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Confessions of an Adolescent Killer

May 7, 2012

I was 10 years old when I went on my first killing spree…

Bow hunting was an important annual activity for my family when I was growing up.  We’d pack up the camper and drive for about three hours, heading east through the canyons out of Ogden, Utah, traversing the Wyoming badlands, and crossing back into Utah to enter the Ashley National Forest.  There we’d meet up with my uncle and aunt and a group of three or four other families.  During the week or so camping in the vicinity of Spirit Lake, we’d spend early mornings and evenings hunting for mule deer along seemingly endless dirt roads.

I was the youngest of the relatively older kids at the camp and spent a lot of time trailing around behind three or four teenagers.  I was old enough to keep their marijuana-toking secret and harbor prepubescent impure thoughts about my cousin Tammy, but too young to be much more than a mascot for them.  When not tagging along with the big kids, I passed much of my time wandering through the forest pulling down dead saplings or using a heavy stick to knock dried branches off of fallen trees.

The times were good.  I fondly remember gathering around the large campfire after dusk to listen to the adults tell exaggerated stories of past hunting and fishing conquests.  I also recall being amazed at the experienced hunters’ ability to track a wounded buck over large distances via the scant blood droplets left on scrub brush and pine needles that covered the groundI wanted to be like them.  Eventually the call of the wild beckoned and, in the summer of 1974 at the age of 10, I was moved to trek alone into the quaking aspens to prove myself a great hunter.

My first bow was a flimsy yellow fiberglass deal I used to shoot cheap wooden arrows with plastic feathers.  I had practiced with it extensively, mainly targeting hay bales and tree stumps.  As I skulked through the woods that day, I was imposingly kitted out with a faux buckskin quiver attached to my belt and tanned leather forearm protector and finger pad.  I was prepared for glory.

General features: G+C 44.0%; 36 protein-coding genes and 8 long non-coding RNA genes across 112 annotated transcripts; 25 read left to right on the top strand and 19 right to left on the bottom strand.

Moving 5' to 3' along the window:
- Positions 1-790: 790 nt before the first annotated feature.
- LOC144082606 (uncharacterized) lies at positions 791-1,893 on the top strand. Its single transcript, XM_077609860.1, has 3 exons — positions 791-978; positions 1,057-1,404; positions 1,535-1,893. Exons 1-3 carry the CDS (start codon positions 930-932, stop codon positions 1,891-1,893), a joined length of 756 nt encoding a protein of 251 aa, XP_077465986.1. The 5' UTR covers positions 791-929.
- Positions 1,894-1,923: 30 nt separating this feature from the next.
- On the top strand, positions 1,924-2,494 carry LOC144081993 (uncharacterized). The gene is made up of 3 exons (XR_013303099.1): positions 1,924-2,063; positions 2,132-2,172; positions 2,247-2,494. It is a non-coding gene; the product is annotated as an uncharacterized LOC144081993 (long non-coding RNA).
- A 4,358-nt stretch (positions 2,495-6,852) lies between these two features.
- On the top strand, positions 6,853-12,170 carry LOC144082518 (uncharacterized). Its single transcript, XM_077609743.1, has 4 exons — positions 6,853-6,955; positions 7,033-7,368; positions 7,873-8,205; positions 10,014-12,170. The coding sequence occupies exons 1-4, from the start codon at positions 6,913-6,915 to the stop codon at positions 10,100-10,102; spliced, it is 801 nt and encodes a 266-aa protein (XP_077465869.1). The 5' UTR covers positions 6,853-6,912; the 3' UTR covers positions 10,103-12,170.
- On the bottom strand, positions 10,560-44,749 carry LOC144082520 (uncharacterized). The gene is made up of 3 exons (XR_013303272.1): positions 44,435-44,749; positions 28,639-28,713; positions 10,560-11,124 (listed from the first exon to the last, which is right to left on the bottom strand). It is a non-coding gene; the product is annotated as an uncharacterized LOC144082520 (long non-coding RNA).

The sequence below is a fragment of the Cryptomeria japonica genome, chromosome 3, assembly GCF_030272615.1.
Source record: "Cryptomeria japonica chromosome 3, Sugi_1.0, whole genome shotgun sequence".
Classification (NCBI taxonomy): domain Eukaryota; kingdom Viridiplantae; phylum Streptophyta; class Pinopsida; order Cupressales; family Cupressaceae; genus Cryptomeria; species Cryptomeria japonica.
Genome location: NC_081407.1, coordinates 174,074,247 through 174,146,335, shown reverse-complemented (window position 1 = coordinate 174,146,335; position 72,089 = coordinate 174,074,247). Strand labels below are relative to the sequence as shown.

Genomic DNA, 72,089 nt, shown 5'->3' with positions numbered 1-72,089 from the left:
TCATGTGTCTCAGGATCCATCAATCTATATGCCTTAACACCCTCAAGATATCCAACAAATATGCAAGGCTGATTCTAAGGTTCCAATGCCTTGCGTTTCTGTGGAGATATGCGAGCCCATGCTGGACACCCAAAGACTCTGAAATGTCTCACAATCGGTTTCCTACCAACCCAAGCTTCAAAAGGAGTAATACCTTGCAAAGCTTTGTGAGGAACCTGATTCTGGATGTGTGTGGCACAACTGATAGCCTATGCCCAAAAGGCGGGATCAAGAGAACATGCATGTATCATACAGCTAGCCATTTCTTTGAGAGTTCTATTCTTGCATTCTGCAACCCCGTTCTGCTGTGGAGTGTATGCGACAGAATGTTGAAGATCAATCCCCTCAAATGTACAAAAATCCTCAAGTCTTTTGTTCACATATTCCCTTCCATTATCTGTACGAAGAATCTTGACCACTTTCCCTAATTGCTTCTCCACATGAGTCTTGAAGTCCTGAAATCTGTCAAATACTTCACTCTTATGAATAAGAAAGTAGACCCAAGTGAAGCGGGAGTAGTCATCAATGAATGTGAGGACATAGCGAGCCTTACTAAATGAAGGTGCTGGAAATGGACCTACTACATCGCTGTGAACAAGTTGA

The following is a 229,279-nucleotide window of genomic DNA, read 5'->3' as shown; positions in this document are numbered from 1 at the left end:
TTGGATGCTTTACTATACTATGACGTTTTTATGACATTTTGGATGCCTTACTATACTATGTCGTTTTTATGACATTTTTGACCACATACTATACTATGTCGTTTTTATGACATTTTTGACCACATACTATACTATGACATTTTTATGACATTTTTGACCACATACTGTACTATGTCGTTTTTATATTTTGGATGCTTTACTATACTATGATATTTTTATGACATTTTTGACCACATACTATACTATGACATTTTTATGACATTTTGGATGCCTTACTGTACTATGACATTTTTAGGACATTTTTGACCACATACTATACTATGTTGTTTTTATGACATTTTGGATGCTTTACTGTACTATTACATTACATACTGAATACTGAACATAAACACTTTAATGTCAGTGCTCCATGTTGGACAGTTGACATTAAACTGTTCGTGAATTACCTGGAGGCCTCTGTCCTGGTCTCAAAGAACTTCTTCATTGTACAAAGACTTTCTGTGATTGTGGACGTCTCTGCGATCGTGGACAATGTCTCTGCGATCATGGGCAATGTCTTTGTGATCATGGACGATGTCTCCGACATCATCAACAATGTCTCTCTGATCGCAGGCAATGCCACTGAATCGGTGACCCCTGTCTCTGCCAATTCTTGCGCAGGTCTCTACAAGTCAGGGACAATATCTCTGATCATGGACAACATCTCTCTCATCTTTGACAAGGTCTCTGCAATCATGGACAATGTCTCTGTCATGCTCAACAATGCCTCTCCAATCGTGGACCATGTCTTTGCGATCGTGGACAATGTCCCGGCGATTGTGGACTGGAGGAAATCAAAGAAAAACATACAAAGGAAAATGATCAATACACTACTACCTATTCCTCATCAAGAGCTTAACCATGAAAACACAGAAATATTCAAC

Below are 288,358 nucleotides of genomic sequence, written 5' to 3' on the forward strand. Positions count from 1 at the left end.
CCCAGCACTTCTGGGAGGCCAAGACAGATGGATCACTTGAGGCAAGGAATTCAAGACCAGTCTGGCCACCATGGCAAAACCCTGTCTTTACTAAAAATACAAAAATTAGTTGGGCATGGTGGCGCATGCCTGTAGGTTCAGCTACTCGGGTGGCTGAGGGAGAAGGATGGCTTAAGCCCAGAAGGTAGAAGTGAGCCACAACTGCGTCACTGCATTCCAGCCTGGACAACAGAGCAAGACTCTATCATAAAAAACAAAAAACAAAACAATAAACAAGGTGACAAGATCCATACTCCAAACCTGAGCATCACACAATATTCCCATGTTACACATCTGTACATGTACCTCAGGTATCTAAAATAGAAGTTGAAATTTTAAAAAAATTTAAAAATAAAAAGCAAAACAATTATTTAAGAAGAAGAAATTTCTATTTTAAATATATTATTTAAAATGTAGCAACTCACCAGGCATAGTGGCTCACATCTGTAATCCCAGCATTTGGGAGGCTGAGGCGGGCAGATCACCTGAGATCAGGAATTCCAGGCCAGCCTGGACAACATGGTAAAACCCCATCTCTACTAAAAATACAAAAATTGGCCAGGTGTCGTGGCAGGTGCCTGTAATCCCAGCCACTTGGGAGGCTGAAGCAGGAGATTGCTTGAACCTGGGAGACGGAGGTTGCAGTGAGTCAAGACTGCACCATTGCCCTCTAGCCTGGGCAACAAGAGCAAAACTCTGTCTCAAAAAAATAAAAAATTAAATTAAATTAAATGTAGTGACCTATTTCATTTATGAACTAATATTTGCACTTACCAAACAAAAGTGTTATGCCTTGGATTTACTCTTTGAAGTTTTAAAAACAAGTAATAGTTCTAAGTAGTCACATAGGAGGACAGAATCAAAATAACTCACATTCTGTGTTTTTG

I wildly missed a couple of chipmunks before I came upon a robin sitting on an old log.  Sensing opportunity, I drew back and tucked the taut bow string into my cheek, lined up the arrow, and let it fly.  The robin leapt off the log just as I released but the projectile glided true and swift.  Even as the luckless bird spread her wings in a failed attempt to escape, the arrow perforated her chest dead center.  The shot was awesome; I was a mighty bowman and could think of nothing but getting back to camp and announcing my achievement.  I pulled the bloody arrow out of my felled prey and carefully stored it in my quiver.  Leaving my victim irreverently splayed on the ground, I headed back to tell the tale.

Before I had gone 20 yards from the site of my first kill however, I spotted a tree squirrel sitting on a branch about 15 feet up.  Confidence in my skills high, I once again selected and nocked the now lucky red-spattered arrow, took aim, and let loose, knowing that I couldn’t miss.  Sure enough, the blood-lusting missile sailed into the squirrel’s gut and lodged there, the feathered portion refusing to penetrate while the pointy half protruded out of the animal’s back.

I was surprised to see that the squirrel was not knocked off the branch but instead remained there looking down at me.  The unwelcome new appendages sticking out of his front and back hampered movement, leaving the squirrel unable to flee and with no choice but to stay put.  Seeing the unkilled, distressed forest creature perched up there staring down at me, I was somewhat stunned.  I quickly came down from the wave of primitive masculine triumph I had been riding and anxiously grabbed arrow after arrow from my quiver in attempts to shoot the wounded rodent out of the tree.

Repeatedly missing by yards, I finally gave up the bow and began throwing rocks, eventually succeeding in bringing my fellow mammal to the forest floor.  He tried to scurry away but being skewered by an arrow twice his length made escape impossible.  No longer seeking to finish the kill but rather to simply stop the confusion, I picked up a large boulder and dropped it on the terrified animal’s head.  After extracting my arrow from the dead squirrel’s gut, I sent it flying as far into the forest as my 10-year-old arms could launch it.

By the time I got back to camp, I no longer wanted to proclaim the glorious fulfillment of my quest, instead quietly seeking out Dad to tell him of my uncertain and most assuredly non-heroic feelings.  He answered with supportive words that I have lost to time but which indicated he was not displeased with my discomfort about the day’s events.

From → Beasts

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